Brett’s stories focus on the intimate and the close. In doing so they arrive at borderlines drawn within and between people, the fine threads that both separate and bind us together. In a library, on a train, in a restaurant, or bus, these threads are either pulled tight, or relaxed. They can also conjoin and interweve until whole continents reflect their strange, contorting pattern, but they all begin with the intimate; with strangers greeting one another on a platform, with families mourning a loss, or with lovers separating in a street. In his writing he tries to locate and hold onto these moments that mark the line along which life breaks.
Between these moments of union and letting go there are words that attempt to breach this line of separation. But once they leave our lips our words dissipate. They miss their mark. We can never fully say what we feel, can never fully communicate. This difficulty of communication between people is the conflict he uses to drive a story forward, the battle to make ourselves understood.
Brett comes from Newcastle, a place where language can still feel like a song. This song was carried on Viking ships coming to raid our towns, and has since melded with laughter, with beer, the sound of football stadiums, with Paul Gascoigne’s tears and Jimmy Nail’s voice. But beneath this song Brett hears a sadness. A song is always closer to what we cannot say. The language of Newcastle listened to carefully, registers the inevitable failure of language, and this is how it sings, with a smile. The people of the North East sound friendly, are friendly, since we carry in us an unconscious realisation, drawn either from the darkness of the pits or from the shadow of now missing ships, that life is frail, is precarious, and so should be lived, should be sung about, joked about, written of, drank to, and loved.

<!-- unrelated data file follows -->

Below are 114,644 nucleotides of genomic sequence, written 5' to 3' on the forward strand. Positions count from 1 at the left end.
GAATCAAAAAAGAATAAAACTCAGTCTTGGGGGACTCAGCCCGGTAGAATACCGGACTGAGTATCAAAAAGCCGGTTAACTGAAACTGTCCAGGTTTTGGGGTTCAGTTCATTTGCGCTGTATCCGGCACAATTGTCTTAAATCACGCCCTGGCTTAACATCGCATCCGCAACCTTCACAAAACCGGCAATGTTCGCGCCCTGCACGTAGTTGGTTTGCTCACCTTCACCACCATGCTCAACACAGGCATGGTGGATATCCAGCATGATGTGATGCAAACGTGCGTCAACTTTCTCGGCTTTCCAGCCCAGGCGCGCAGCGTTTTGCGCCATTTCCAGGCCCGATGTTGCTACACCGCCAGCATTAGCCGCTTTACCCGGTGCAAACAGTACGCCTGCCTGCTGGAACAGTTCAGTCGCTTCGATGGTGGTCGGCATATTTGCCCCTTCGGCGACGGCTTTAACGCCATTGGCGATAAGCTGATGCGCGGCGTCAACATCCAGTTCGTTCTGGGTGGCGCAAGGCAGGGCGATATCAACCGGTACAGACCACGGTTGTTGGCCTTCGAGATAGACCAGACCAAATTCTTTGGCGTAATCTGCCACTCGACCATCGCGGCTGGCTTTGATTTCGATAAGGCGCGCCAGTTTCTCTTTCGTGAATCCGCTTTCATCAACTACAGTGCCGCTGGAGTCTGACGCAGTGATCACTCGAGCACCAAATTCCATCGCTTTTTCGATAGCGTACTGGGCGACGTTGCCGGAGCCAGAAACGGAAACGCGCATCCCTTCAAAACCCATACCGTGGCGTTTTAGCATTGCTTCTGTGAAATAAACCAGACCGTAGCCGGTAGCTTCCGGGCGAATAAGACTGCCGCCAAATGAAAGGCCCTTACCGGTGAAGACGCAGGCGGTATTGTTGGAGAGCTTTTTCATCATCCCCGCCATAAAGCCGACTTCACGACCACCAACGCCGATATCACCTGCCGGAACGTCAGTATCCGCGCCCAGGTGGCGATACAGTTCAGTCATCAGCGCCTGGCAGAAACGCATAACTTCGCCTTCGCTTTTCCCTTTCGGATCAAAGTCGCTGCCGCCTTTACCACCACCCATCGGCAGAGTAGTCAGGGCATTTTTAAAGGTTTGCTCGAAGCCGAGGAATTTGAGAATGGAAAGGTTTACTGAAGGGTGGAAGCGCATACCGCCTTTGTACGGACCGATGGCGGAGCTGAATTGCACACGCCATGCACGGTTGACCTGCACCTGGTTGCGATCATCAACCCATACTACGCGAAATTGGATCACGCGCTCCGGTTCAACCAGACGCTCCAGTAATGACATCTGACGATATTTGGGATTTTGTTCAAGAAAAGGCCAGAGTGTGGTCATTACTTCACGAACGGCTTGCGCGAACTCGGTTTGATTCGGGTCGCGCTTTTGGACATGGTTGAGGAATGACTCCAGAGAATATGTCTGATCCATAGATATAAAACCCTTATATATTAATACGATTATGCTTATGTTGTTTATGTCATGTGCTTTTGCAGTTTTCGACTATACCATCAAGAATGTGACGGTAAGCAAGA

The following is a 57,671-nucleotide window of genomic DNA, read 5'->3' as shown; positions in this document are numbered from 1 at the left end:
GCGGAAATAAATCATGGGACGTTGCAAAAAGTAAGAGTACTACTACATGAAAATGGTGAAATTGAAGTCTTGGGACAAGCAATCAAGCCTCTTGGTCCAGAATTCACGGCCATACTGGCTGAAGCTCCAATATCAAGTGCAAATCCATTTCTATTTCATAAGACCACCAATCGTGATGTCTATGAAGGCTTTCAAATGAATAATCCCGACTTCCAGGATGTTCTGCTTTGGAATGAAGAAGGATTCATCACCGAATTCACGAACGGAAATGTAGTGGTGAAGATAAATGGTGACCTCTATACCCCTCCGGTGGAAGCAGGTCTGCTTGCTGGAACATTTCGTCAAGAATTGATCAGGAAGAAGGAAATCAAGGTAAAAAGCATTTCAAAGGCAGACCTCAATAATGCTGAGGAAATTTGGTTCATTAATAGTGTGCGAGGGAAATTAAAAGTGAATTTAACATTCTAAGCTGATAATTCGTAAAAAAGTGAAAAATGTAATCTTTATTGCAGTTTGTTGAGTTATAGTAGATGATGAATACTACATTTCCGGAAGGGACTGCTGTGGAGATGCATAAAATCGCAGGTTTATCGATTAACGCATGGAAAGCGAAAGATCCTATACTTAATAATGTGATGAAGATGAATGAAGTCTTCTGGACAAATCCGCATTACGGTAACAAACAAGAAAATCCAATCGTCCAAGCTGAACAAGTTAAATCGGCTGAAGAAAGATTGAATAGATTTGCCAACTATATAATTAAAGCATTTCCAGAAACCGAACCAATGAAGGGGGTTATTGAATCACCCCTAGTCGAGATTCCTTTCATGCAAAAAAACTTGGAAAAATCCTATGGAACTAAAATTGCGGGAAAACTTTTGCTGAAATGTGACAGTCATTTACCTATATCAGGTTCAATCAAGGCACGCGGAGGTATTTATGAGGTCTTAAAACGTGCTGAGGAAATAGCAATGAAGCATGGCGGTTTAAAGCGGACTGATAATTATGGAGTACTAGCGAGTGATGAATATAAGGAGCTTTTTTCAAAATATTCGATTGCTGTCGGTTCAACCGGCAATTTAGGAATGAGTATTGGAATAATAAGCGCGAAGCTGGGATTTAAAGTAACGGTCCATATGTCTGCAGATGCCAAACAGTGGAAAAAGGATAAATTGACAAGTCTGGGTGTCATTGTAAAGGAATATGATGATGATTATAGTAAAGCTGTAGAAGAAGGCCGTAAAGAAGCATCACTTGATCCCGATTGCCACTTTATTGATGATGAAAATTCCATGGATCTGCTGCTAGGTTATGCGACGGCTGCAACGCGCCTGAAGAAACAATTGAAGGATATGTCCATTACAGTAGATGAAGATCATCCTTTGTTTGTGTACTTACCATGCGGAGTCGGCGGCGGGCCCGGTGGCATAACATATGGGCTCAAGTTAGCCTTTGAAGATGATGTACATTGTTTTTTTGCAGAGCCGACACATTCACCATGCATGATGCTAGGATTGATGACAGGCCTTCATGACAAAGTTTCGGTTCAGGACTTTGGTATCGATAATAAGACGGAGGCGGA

In Brett’s stories he is trying to find his own note to add to this song, a note to bridge the gap between people and between the parts of myself. This gap has now become the subject of his writing, the gap between our words and our intentions, between ourselves and others, the land we live on, the animals we live alongside. Brett writes about people in order to trace the edge of this space.
Brett studied writing in order to approach this subject with greater skill. He has an MA in Professional Writing, and write every day when he can. He has worked as a script-writer for short films, and last year had a critical theory article published on the Institute of Contemporary Arts blog.
Reflecting his key themes, the language in his writing swings sometimes like a pendulum between inner and outer worlds, leaves silences hanging and then jumps toward action, working its way between two poles.